Sports Journeys: Gaelic Athletic Association Museum And Croke Park Tour

by | Jul 2, 2018 | Gaelic Sports, News, Other Sports, Richard Smith |

While on a holiday to the Republic of ireland I had found myself with some spare time. And as a true sports fan, I love a good stadium tour. In Dublin you can mix a stadium tour with a museum that chronicles a truly Irish sporting experience.

The Gaelic Athletic Association Museum And Croke Park is located north of downtown Dublin in the Drumcondra neighborhood. On the day we went to the museum it was pretty tough to get to it as the stadium was in preparation for a massive series of concerts from Taylor Swift. The amount of forklifts and trucks was pretty staggering. I would recommend checking the event calendar for Croke, and if a concert is happening to call ahead and see what the museum recommends in terms of access.

Photo By Richard Smith, Stadium Journey

First up was a tour of Croke Park, as well as learning about the Gaelic Athletic Association events held at the stadium. Gaelic football, Hurling and Camogie are Gaelic games played in Ireland under the auspices of the Gaelic Athletic Association (GAA).

Overhangs

Photo By Richard Smith, Stadium Journey

Croke Park has been the site of sporting events since 1891 and has a capacity of 82,300,making it the third largest stadium in Europe. The amount of incredible events held here, especially All-Ireland Finals, is amazing. Croke is also where during the Irish War of Independence in 1920, 13 spectators and one player were killed during a Dublin-Tipperary Gaelic football match as part of the Bloody Sunday events.

Pitchside

Photo By Richard Smith, Stadium Journey

Besides having such a large seating capacity, Croke has a very large playing field, as Gaelic sports have special requirements needing a lots of space. The size of the pitch is astounding to witness.

Large Pitch Of Croke Park

Photo By Richard Smith, Stadium Journey

Chandalier In Players Lounge

Photo By Richard Smith, Stadium Journey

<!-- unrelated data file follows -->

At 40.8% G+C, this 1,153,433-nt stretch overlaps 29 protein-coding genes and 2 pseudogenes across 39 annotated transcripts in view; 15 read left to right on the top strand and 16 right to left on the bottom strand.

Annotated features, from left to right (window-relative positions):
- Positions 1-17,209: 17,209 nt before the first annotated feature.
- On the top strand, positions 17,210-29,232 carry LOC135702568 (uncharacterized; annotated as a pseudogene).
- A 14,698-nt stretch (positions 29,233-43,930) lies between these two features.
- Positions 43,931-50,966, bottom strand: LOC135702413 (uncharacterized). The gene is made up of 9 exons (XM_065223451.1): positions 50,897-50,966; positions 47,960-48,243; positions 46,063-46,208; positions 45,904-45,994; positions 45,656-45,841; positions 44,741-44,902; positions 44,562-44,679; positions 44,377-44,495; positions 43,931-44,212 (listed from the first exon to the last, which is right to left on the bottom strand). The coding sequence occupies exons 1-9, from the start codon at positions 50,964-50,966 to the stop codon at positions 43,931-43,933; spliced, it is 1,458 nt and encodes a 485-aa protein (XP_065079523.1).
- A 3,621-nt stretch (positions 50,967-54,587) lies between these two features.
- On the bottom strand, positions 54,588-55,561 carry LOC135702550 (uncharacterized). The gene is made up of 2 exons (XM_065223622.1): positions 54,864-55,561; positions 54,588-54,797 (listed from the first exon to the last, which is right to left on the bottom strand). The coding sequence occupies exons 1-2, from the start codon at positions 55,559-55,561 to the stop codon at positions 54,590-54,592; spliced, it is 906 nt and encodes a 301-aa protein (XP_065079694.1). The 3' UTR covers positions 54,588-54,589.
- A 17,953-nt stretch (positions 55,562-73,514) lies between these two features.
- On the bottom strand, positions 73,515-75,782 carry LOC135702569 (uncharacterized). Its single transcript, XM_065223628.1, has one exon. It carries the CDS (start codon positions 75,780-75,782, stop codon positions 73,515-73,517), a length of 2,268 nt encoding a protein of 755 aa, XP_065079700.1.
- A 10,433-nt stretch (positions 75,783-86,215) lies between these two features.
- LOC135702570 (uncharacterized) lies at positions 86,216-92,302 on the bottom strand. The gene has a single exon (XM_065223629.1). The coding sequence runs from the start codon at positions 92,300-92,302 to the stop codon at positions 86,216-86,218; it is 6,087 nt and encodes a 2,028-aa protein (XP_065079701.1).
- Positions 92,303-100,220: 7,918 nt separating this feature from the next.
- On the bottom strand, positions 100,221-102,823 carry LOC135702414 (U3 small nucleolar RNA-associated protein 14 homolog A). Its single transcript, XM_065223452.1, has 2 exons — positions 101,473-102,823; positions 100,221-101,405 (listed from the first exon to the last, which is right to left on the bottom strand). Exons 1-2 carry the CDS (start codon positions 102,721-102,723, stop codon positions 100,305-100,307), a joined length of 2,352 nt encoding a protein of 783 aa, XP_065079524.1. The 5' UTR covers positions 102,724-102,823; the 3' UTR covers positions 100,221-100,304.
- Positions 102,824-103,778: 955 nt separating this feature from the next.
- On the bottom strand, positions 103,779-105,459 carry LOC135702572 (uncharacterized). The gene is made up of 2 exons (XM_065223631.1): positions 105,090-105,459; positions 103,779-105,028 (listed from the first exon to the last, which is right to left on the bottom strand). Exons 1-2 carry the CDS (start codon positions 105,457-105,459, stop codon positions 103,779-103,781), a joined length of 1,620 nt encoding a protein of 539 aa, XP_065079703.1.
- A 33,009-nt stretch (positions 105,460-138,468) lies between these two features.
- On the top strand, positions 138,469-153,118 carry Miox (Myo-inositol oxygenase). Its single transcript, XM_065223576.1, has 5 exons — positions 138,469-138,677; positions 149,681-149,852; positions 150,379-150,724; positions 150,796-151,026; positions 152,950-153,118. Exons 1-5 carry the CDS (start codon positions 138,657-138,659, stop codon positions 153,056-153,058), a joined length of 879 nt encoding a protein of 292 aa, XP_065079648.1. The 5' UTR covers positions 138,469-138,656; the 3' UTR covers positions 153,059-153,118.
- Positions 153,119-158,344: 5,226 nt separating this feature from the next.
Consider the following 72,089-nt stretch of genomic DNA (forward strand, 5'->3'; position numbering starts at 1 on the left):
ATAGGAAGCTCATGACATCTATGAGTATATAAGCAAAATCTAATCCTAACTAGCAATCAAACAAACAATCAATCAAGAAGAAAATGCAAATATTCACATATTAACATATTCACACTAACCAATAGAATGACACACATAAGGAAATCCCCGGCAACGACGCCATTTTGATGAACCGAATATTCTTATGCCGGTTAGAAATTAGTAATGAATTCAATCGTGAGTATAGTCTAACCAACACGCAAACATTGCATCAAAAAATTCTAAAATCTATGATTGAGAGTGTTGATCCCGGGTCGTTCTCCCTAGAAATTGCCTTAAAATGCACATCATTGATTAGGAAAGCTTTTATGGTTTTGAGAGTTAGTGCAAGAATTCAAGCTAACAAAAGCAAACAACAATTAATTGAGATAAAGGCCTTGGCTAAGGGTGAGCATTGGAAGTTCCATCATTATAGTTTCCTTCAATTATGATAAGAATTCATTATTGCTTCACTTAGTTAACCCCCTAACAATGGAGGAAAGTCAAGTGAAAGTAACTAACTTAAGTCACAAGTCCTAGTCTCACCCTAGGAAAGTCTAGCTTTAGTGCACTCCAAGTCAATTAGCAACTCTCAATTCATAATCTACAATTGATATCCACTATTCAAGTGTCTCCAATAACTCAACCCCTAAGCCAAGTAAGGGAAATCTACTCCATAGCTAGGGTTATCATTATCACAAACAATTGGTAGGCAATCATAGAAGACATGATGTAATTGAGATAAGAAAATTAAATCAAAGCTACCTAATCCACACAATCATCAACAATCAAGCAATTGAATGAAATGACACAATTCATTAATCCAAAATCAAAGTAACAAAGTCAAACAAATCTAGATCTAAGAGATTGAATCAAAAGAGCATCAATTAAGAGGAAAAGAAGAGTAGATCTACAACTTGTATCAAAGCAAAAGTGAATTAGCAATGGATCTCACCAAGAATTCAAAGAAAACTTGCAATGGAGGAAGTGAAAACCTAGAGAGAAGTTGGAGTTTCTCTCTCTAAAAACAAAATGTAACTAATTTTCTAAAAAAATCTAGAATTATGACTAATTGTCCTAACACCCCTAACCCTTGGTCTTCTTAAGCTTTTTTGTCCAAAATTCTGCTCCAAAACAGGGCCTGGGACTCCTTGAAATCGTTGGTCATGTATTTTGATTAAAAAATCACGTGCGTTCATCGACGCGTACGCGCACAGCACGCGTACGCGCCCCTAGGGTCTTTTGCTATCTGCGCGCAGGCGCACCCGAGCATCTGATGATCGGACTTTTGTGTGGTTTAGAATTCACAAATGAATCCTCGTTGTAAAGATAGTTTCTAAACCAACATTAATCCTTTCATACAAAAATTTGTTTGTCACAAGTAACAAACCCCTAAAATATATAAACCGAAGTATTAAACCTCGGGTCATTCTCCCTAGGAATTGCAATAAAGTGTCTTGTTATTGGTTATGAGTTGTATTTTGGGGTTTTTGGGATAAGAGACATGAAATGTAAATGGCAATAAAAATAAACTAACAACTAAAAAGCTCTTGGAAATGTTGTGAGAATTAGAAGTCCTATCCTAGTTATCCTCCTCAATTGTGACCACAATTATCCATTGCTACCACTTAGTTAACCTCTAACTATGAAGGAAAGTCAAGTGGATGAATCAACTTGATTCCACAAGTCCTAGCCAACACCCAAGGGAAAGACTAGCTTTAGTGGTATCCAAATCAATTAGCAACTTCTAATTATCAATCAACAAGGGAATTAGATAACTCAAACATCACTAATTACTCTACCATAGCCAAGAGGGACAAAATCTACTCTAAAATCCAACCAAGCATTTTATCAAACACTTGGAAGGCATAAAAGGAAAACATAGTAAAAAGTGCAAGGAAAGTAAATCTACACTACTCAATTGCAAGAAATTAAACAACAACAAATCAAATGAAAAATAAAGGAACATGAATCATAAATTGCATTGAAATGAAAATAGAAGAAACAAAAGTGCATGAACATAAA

One of the most interesting parts of the stadium was the Player’s Lounge. The athletes who play at this facility are mainly amateurs, so getting to enjoy a pint with their team and competitors after a match is a great part of the playing experience. The lounge has an amazing chandelier that changes colors based on the teams playing that day.

After a tour of nearly all parts of the massive stadium it was time to take a look around the museum. This museum celebrates the history of Ireland’s national games, as well as the sports effects on Ireland’s cultural, social and sporting heritage. You will see the Gaelic Hall of Fame and a place where you can test your hurling and Gaelic football skills.

Admission is €7 for Adults, €6 for Students/Seniors, and €5 for Children. There are also family pricing available. There are also Skyline Tours available, where visitors get to walk on the actual rooftop of the stadium, harnessed in with safety equipment, for an amazing view of the Dublin cityscape.

The Gaelic Athletic Association Museum And Croke Park Tour is a worth a stop for almost any visitor.

 

  • Gaelic Athletic Association Museum And Croke Park Tour
  • Jones’ Rd, Drumcondra, Dublin 3, Ireland
  • https://crokepark.ie/gaa-museum-tours/gaa-museum
  • Open Monday-Saturday from 9:30 AM to 5:00 PM, Sunday and Bank Holidays from 10:30 AM to 5:00 PM
  • There are adjusted schedule on Match Days. Please contact the museum as needed.

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